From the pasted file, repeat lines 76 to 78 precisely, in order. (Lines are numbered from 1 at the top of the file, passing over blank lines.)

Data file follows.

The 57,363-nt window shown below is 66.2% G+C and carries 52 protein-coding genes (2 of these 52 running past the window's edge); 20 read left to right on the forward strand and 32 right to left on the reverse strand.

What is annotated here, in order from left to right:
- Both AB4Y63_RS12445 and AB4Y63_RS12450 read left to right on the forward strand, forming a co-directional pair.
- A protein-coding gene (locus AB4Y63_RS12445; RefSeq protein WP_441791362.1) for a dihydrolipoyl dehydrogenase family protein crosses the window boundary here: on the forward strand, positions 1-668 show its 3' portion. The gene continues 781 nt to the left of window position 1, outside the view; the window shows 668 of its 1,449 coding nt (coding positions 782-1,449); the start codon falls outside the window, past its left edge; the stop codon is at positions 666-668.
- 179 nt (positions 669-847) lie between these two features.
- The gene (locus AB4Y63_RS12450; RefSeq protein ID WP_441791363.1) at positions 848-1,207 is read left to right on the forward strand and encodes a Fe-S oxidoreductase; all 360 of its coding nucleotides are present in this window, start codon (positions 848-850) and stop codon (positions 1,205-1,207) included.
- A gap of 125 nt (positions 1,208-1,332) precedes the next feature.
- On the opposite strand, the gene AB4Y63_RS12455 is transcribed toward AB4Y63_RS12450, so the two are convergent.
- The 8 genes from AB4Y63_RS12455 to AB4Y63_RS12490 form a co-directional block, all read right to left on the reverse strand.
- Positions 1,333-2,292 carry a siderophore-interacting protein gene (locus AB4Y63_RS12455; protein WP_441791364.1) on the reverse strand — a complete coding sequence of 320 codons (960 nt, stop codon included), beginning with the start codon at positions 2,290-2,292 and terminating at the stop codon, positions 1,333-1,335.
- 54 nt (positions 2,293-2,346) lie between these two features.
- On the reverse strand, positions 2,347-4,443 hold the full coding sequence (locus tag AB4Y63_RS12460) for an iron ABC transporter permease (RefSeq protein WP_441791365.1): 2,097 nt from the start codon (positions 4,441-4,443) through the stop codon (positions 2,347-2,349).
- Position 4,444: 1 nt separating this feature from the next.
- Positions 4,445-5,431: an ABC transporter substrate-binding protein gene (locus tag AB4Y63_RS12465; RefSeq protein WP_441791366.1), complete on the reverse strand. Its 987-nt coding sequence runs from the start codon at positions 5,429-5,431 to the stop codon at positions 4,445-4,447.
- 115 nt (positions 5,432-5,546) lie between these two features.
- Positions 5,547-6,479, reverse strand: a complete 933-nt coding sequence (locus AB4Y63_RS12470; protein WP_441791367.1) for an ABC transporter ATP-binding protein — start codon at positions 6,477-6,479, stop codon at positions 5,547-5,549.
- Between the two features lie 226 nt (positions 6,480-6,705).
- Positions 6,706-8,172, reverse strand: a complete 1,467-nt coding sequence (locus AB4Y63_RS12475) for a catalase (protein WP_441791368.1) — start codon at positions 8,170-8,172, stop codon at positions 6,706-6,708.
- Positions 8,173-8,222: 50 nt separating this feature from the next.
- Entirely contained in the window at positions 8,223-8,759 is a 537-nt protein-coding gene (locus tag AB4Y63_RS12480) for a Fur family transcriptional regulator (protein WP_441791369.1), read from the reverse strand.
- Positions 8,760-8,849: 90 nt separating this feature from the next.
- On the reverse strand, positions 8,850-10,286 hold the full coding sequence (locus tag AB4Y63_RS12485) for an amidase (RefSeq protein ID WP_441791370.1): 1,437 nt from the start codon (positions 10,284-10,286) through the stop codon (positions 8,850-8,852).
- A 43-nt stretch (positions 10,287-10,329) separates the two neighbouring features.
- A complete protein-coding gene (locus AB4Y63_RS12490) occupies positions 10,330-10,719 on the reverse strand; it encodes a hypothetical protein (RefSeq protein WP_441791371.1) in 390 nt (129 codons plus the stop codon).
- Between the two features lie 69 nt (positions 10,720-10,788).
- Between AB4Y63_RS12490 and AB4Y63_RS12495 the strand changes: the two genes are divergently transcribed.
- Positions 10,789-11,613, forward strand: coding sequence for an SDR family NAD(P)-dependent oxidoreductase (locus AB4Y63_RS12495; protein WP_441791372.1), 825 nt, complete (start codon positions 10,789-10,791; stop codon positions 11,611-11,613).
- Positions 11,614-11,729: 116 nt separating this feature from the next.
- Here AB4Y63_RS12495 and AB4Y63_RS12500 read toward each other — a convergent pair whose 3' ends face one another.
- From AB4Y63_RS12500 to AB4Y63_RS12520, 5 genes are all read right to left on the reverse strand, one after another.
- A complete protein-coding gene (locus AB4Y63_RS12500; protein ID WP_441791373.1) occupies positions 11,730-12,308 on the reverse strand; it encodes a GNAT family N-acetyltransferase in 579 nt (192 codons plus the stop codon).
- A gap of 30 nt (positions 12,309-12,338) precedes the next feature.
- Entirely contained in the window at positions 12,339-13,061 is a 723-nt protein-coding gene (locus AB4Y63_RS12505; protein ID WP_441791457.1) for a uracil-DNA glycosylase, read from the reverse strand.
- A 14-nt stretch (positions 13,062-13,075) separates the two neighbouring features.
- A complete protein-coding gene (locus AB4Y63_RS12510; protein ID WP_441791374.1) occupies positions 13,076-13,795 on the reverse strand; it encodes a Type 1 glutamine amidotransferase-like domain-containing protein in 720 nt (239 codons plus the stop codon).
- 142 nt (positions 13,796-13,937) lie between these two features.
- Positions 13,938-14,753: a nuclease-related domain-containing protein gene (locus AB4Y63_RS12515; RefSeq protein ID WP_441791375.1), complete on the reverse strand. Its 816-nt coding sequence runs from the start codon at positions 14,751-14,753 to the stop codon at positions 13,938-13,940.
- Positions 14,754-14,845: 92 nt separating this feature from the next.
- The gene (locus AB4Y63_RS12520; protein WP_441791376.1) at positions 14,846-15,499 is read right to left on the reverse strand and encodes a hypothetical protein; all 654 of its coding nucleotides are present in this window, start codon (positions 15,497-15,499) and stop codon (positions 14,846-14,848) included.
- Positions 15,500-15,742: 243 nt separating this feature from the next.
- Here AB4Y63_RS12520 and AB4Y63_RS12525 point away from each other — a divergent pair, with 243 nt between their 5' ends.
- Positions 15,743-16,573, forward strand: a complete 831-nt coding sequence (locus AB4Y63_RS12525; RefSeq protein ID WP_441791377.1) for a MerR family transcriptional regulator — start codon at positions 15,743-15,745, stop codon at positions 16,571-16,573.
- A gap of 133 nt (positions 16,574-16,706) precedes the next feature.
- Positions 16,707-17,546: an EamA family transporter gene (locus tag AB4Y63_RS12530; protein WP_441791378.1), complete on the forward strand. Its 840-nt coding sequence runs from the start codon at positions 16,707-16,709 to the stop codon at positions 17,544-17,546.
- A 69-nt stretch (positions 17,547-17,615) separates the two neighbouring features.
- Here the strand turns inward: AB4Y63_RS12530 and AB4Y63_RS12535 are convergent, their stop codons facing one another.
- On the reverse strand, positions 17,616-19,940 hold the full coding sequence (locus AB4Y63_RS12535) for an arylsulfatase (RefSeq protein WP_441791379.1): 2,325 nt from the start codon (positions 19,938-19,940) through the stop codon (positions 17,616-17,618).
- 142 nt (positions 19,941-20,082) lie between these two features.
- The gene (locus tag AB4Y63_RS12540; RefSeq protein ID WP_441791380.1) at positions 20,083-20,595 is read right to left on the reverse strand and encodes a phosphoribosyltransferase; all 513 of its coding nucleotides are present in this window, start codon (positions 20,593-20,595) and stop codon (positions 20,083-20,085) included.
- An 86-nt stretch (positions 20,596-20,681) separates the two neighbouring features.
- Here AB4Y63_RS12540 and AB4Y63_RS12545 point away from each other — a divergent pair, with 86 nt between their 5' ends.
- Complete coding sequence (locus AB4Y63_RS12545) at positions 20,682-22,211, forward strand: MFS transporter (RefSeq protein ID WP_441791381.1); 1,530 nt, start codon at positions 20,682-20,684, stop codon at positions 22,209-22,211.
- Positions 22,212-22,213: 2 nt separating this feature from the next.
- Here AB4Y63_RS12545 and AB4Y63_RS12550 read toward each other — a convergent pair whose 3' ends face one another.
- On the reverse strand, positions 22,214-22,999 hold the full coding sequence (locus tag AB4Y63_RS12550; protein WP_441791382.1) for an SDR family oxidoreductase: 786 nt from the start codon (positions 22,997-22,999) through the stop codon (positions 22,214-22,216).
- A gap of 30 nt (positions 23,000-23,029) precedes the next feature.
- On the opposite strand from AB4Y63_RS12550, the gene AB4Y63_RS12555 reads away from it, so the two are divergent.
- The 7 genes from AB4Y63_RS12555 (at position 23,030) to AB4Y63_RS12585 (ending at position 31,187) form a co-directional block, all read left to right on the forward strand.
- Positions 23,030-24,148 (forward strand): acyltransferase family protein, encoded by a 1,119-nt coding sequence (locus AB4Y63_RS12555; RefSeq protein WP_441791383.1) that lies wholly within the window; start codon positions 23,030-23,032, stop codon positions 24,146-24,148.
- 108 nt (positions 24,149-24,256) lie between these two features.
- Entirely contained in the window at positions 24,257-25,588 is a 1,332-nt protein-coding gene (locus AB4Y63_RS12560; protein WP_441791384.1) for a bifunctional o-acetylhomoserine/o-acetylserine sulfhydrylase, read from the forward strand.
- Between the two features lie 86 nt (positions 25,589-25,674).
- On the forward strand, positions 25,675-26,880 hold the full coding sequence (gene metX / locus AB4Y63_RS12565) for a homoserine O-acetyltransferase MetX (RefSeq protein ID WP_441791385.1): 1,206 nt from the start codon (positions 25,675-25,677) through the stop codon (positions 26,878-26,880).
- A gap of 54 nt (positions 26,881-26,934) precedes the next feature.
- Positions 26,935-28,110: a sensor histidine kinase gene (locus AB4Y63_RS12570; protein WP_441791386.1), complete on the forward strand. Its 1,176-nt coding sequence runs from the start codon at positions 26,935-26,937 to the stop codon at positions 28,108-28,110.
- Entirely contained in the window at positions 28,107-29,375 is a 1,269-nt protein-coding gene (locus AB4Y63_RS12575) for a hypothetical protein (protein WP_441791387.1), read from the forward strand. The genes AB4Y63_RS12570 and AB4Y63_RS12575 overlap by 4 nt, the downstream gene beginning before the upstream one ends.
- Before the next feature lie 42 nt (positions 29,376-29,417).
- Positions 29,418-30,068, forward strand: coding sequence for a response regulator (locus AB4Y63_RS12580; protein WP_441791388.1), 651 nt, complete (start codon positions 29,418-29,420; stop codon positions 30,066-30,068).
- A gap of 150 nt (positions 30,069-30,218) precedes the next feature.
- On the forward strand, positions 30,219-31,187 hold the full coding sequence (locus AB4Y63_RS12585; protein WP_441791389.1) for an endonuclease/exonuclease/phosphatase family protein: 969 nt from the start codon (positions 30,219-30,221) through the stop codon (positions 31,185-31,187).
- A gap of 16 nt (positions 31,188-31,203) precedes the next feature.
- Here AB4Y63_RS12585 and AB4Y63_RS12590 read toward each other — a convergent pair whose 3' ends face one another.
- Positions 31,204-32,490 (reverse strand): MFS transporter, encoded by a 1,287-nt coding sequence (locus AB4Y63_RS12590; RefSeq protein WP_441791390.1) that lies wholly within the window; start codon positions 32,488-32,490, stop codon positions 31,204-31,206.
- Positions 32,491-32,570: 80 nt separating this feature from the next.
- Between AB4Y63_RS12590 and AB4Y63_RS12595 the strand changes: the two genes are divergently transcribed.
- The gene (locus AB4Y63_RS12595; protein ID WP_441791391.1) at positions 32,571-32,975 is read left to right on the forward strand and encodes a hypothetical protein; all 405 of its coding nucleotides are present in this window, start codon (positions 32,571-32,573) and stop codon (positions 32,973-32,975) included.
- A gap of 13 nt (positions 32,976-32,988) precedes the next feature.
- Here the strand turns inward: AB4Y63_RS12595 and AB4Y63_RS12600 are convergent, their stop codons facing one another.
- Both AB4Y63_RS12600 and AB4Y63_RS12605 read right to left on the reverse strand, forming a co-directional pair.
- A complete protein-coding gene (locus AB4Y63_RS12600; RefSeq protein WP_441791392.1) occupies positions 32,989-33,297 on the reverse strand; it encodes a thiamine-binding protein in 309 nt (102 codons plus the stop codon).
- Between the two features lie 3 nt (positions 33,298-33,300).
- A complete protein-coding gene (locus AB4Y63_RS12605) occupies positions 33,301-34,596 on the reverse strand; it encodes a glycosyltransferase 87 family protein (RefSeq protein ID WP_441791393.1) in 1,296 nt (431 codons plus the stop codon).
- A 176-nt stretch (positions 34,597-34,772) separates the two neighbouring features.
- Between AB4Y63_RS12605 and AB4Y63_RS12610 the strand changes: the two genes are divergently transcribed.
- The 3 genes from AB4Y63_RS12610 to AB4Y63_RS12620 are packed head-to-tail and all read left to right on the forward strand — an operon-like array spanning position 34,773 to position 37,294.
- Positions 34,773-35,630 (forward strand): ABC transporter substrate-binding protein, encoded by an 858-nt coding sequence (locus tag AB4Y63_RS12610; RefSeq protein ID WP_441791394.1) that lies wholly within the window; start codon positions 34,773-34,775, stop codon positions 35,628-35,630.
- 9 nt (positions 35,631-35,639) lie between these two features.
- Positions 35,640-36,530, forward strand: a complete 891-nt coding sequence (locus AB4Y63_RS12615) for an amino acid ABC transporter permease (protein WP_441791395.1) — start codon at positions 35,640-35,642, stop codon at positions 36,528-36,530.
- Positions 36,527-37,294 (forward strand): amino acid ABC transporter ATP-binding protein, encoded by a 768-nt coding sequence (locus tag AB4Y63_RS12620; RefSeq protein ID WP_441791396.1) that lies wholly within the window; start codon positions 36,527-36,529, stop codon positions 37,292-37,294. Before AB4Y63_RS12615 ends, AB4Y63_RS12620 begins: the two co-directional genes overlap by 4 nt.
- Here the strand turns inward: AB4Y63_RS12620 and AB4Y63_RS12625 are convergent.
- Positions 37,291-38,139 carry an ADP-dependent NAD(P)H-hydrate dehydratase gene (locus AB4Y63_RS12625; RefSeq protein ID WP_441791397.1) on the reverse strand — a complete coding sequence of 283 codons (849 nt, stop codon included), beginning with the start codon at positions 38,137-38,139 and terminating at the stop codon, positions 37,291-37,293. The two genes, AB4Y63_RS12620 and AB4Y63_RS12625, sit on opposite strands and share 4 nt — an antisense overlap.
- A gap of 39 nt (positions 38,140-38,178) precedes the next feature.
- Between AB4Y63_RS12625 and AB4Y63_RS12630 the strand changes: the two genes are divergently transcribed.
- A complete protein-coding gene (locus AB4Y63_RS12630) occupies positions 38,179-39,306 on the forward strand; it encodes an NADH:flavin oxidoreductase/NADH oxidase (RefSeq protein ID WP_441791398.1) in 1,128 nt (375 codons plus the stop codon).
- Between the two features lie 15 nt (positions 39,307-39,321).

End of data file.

- The gene (locus AB4Y63_RS12595; protein ID WP_441791391.1) at positions 32,571-32,975 is read left to right on the forward strand and encodes a hypothetical protein; all 405 of its coding nucleotides are present in this window, start codon (positions 32,571-32,573) and stop codon (positions 32,973-32,975) included.
- A gap of 13 nt (positions 32,976-32,988) precedes the next feature.
- Here the strand turns inward: AB4Y63_RS12595 and AB4Y63_RS12600 are convergent, their stop codons facing one another.